The incidence of infection is reported to be as high as 25 percent among migrants returning from Delhi. There is an immediate task of quarantine, testing, and possible hospitalisation. Because of the high infection rate, there may be reluctance on the part of many villages to allow their re-entry. This social challenge will require the cooperation of village leaders. The mistake of categorising any particular group as carriers of the infection has to be avoided at all costs.
Hunger is the next challenge. Bihar has a labour force of around 50 million of which at least 80 percent, i.e. 40 million, are informal workers. Most are now without assured income. Add to this the new arrivals. The distribution of food grains for the next three months has been started. But significant numbers are not covered by the National Food Security Act (NFSA). Many, notably the economist Jean Dreze, have called for free distribution of food grains for the next couple of months. State-owned Food Corporation of India is overflowing with excess stock. If there was ever a time to universalise food security, this is it.
The paddy sowing season has started and many returning migrants will be engaged. Increased funding for MNREGA, the rural employment guarantee program, is a welcome step. A further step would be a provision to pay advance wages for 10-15 days. This would put some purchasing power in the hands of the unemployed. Beyond the next few months, a scheme of ramping up public works programs ought to be started. Roads, physical infrastructure in education and health sectors, etc. would absorb a lot of labour.
Where will it find resources?
Bihar is the poorest state of the country in per capita terms. Can it find the enormous resources required to fight the virus and its impact on the economy? Does it have the flexibility to ramp up the receipt and repurpose expenditures towards immediate needs? Its own sources of revenue as a proportion of total receipts are around 22 percent (average all states 50 percent). With the introduction of GST, state indirect taxes are now limited to petroleum, vehicle sales, real estate transactions, and alcohol. The first three are severely impacted by the lockdown and revenue from alcohol is zero because of prohibition.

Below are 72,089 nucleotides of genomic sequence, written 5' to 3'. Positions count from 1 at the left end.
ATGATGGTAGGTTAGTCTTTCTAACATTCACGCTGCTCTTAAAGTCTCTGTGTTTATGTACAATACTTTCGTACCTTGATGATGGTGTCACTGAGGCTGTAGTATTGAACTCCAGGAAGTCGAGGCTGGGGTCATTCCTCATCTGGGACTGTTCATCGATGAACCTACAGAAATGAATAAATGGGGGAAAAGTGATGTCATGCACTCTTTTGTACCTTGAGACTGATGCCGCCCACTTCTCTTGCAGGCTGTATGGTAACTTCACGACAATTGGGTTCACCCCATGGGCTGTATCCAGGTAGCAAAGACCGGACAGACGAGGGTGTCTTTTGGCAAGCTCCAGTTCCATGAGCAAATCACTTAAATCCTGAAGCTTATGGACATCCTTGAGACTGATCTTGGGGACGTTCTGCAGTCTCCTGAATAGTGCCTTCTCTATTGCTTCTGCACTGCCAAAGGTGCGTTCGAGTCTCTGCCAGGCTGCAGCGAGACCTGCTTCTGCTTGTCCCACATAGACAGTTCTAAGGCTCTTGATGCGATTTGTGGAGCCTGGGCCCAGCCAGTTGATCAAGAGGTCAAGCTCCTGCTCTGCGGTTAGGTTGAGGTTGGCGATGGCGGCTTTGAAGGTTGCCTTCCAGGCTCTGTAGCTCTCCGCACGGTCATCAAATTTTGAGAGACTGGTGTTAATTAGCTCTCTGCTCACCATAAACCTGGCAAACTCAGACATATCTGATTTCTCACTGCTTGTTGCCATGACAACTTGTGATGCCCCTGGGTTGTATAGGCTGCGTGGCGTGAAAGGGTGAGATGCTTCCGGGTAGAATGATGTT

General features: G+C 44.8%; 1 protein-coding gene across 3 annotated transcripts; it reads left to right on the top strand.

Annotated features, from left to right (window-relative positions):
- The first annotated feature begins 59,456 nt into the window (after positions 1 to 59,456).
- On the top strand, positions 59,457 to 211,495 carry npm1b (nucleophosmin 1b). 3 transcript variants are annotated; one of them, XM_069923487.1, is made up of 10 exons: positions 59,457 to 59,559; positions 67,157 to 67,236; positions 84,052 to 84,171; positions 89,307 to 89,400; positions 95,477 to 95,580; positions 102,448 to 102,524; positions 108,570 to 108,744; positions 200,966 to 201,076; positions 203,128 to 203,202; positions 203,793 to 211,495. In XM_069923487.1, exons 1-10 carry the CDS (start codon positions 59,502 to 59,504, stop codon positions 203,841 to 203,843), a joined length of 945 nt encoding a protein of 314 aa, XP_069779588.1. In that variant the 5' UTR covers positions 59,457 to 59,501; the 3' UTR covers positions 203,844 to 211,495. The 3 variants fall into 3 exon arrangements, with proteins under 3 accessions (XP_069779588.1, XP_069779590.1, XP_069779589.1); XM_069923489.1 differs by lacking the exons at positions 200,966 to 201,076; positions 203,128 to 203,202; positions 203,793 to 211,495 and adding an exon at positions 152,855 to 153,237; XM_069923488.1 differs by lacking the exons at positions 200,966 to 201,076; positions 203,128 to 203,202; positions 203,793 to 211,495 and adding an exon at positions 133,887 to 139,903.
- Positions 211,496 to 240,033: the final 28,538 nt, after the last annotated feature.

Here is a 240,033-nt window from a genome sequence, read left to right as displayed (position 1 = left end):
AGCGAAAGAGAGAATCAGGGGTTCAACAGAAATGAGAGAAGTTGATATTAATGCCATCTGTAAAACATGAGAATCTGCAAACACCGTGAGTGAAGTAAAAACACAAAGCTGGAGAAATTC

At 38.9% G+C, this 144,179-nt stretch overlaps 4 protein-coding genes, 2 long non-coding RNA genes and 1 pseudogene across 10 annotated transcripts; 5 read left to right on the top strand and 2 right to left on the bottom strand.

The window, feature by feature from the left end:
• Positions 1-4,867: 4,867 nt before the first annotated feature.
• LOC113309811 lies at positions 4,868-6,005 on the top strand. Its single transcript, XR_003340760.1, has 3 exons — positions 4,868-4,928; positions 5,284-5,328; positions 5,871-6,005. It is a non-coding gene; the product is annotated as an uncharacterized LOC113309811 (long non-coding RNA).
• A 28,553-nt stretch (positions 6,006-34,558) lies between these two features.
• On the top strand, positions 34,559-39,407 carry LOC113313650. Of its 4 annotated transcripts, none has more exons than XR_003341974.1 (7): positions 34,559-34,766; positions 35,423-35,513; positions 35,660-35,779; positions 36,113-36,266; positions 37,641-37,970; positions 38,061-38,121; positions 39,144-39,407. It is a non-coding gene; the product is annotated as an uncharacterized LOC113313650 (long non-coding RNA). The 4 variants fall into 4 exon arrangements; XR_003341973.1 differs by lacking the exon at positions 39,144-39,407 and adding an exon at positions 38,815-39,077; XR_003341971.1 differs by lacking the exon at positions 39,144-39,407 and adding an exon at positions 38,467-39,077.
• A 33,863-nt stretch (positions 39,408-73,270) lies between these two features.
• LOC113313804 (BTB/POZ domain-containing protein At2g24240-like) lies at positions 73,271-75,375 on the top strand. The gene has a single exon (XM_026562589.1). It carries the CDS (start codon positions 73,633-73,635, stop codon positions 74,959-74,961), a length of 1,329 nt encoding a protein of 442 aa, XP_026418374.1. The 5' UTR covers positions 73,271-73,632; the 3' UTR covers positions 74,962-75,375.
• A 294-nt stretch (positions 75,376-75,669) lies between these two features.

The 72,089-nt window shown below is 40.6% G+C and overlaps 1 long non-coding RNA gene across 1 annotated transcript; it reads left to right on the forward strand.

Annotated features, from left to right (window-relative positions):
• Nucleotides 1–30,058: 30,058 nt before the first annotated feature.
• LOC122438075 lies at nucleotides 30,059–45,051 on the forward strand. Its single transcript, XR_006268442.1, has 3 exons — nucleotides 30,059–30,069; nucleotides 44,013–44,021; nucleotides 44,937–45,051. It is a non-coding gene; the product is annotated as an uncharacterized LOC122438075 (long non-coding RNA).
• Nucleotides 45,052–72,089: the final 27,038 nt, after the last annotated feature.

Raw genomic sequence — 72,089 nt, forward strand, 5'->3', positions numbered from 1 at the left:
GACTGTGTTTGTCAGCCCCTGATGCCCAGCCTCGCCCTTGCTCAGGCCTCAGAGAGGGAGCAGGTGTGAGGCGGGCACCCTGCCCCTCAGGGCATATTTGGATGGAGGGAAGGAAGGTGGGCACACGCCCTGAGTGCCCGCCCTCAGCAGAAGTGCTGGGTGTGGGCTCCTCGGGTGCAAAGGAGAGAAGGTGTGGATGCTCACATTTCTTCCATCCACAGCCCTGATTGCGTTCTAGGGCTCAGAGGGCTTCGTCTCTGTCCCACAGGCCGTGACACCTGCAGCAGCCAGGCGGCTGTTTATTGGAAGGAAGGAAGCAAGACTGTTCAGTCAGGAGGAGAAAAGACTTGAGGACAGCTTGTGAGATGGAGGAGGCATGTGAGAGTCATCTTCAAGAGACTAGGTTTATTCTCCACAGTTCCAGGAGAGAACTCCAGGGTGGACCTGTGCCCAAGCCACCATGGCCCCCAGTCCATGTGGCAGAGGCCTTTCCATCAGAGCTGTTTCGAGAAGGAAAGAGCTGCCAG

Central transfers are impacted because of the delayed release of GST funds. On the expenditure side, it has relatively more flexibility. Its committed liabilities i.e. those liabilities it has to pay come what may is 26 percent (average 35 percent). Of course, not all budgeted expenditures can be postponed but some amounts could be squeezed out for the corona emergency. Bihar has the headroom to borrow more under the recently permitted enhanced borrowing limits. Apart from central transfers, a promising option could be bank borrowings by special purpose vehicles (SPVs), with state guarantees, operating in road building and construction in health and education. This could also be the time to revisit direct state access to multilateral institutions, to speed up the process and give the benefit of the long tenors and pricing.
An aspect of crisis management which seems to be missing in Bihar is frequent and reliable communication. The severity of the pandemic warrants the political executive to be talking to citizens almost on a daily basis. With the absence of full information, the picture of the young man carrying his mother becomes the whole and only story, rather than a very tragic part of a much bigger story - that of the helplessness of humans in the face of a devastating virus.
(The writer is a retired IAS officer and a former World Bank executive who has been Member, Bihar State Planning Board and is now Founder Trustee, Hikmat Foundation. The views expressed are personal and not necessarily shared by editors of South Asia Monitor)